Shen Guofan, who spent a year researching the publication for his book ``Dissecting Stories -- The Legend of Chinese Periodicals,'' which traces the development of the magazine, says: ``In the 1980s, this was a quintessential magazine. Monthly celebrations of traditional Chinese values and an optimistic philosophy of moral and personal aspiration made it stand out in the lowest-common-denominator world of magazine publishing.'' ``The Stories'' remained an outstanding magazine well into the 1990s. Take a look at its cover: It simply wasn't hip, cool or glamorous.

It's not a parade ground for beautiful faces, never genuflecting to celebrities or stars. The visual designs of the pages are not so eye-catching. So how did it distinguish itself from the swarm of other publications? Why is it so mighty that it resonates with millions of people in the country?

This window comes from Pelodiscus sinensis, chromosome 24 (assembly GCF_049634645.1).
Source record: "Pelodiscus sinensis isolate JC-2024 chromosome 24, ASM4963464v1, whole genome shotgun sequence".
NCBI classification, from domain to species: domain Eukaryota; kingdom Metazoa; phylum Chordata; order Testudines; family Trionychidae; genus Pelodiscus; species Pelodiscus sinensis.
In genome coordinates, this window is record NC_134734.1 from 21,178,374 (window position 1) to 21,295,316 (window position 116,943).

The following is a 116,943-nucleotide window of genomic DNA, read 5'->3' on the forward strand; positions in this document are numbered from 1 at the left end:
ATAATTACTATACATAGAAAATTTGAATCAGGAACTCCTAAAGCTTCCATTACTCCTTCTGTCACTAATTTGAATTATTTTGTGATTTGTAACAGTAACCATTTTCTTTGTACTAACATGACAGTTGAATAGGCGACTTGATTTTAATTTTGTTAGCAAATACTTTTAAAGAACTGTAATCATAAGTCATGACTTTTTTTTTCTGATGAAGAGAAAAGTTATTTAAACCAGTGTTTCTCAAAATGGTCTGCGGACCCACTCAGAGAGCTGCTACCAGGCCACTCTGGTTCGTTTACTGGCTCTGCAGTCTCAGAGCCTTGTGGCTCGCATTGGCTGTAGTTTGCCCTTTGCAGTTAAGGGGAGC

``The Stories,'' says Shen, is special for a number of reasons.

The magazine offers a great variety and range of stories, from real-life adventures to mysteries and comic strips. Most stories honor individuals and their achievements, with the focus on ordinary people who have done extraordinary things. Some stories are mirrors, reflecting the dark side of social realities, and behind nearly every story lies a typical traditional moral, which seems to speak to audiences across the country. It has been a cash cow for the Shanghai Literature and Art Publishing House for more than two decades.

Although situated in the heart of the city's hustle and bustle, the editing headquarters of ``The Stories'' remains distant from the fads and trends of the general publishing world.